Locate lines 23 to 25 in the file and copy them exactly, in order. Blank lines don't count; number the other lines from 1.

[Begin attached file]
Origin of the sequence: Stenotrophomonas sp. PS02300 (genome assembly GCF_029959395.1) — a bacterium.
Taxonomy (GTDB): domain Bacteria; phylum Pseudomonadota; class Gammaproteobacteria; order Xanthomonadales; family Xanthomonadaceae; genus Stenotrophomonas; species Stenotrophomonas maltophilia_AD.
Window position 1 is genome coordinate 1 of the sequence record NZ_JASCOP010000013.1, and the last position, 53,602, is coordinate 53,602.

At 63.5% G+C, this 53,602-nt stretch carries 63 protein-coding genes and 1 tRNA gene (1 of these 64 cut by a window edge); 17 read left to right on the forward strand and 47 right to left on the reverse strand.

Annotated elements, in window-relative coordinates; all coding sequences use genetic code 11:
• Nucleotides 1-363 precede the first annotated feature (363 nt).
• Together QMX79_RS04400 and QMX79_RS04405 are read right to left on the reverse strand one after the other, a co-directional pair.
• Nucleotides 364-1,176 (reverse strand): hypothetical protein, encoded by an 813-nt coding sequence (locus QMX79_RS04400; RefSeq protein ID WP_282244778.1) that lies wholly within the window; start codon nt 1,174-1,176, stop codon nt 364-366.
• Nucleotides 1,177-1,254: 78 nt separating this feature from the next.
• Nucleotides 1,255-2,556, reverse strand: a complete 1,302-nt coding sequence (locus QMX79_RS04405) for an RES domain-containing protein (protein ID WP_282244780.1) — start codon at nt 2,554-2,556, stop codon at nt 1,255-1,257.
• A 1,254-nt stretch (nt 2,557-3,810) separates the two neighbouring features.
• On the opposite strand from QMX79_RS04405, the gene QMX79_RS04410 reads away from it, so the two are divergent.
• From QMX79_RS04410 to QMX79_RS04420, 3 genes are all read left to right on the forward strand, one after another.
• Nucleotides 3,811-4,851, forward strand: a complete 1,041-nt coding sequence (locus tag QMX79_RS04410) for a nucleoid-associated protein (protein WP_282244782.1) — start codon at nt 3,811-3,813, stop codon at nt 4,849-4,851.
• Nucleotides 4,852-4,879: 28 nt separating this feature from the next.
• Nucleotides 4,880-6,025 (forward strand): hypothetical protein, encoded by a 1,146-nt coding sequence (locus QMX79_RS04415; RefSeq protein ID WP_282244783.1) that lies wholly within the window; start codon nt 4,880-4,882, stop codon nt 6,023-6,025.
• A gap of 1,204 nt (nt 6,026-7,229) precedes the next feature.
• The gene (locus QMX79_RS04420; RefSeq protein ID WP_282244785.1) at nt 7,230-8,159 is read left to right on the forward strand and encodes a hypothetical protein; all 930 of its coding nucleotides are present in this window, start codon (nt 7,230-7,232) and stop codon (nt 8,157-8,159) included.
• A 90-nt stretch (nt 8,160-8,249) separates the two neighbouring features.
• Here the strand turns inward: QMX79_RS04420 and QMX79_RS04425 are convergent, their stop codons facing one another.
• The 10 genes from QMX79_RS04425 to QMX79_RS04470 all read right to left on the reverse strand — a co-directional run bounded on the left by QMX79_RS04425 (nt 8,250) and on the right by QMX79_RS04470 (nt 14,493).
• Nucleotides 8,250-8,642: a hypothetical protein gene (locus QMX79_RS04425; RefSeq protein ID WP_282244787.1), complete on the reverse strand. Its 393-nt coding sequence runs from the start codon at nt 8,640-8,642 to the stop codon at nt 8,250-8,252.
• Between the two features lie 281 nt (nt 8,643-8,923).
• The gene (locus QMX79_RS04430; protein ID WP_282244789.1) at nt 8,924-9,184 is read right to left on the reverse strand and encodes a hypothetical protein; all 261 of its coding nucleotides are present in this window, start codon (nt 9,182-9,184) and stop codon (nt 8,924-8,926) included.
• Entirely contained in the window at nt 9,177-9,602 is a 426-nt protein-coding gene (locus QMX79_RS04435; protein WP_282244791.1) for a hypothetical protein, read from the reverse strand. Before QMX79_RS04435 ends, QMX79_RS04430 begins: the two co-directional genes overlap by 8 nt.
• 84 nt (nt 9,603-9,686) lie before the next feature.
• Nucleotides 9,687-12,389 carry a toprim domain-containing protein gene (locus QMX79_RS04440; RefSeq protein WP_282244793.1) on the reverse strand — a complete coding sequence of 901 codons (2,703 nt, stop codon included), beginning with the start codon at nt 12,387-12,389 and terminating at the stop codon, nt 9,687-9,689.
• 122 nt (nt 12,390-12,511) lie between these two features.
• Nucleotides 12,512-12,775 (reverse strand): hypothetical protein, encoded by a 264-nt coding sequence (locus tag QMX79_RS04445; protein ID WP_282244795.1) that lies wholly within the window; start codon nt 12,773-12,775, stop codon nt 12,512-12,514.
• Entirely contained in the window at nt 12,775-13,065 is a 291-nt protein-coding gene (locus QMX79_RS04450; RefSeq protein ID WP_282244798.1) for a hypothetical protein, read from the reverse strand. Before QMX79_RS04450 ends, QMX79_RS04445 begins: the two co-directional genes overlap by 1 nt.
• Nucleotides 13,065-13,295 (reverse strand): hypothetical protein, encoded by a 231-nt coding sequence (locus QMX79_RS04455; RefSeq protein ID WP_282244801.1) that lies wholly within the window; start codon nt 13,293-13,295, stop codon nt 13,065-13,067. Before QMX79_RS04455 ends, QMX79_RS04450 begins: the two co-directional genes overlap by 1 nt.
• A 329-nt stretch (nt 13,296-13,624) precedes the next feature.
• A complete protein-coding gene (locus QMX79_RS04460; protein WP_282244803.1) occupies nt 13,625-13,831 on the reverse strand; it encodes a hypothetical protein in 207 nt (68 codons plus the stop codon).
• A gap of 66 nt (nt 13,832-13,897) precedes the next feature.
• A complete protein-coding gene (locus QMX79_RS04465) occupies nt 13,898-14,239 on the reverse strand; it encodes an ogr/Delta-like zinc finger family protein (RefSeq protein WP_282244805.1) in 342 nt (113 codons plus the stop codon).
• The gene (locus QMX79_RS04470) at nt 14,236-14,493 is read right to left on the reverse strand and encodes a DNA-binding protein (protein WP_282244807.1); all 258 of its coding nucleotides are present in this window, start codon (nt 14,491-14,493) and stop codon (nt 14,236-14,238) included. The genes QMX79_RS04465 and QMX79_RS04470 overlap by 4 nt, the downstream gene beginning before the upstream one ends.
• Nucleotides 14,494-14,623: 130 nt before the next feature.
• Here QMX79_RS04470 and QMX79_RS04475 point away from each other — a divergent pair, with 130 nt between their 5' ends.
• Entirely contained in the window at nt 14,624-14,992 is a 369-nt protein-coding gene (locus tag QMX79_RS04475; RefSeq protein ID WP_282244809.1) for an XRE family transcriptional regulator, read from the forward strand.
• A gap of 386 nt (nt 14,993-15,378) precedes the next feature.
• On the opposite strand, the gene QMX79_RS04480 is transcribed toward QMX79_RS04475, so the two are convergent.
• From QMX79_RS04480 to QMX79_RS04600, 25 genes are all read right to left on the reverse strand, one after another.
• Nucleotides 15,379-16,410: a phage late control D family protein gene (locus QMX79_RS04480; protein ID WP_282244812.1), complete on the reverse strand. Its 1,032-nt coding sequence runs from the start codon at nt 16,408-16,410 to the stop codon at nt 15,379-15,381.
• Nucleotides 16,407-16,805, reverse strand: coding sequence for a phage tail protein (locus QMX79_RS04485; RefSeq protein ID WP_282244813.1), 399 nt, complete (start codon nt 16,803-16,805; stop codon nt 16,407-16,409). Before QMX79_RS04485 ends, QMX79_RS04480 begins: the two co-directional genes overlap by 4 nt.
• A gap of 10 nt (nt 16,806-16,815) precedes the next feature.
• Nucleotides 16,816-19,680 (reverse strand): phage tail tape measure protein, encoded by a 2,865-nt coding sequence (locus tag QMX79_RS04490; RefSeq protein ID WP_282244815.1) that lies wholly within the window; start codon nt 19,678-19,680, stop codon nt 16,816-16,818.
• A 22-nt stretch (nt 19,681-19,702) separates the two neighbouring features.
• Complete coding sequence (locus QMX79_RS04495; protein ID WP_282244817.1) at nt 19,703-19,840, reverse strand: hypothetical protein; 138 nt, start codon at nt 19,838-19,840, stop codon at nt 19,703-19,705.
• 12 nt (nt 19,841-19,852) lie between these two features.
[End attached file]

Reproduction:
• Between the two features lie 281 nt (nt 8,643-8,923).
• The gene (locus QMX79_RS04430; protein ID WP_282244789.1) at nt 8,924-9,184 is read right to left on the reverse strand and encodes a hypothetical protein; all 261 of its coding nucleotides are present in this window, start codon (nt 9,182-9,184) and stop codon (nt 8,924-8,926) included.
• Entirely contained in the window at nt 9,177-9,602 is a 426-nt protein-coding gene (locus QMX79_RS04435; protein WP_282244791.1) for a hypothetical protein, read from the reverse strand. Before QMX79_RS04435 ends, QMX79_RS04430 begins: the two co-directional genes overlap by 8 nt.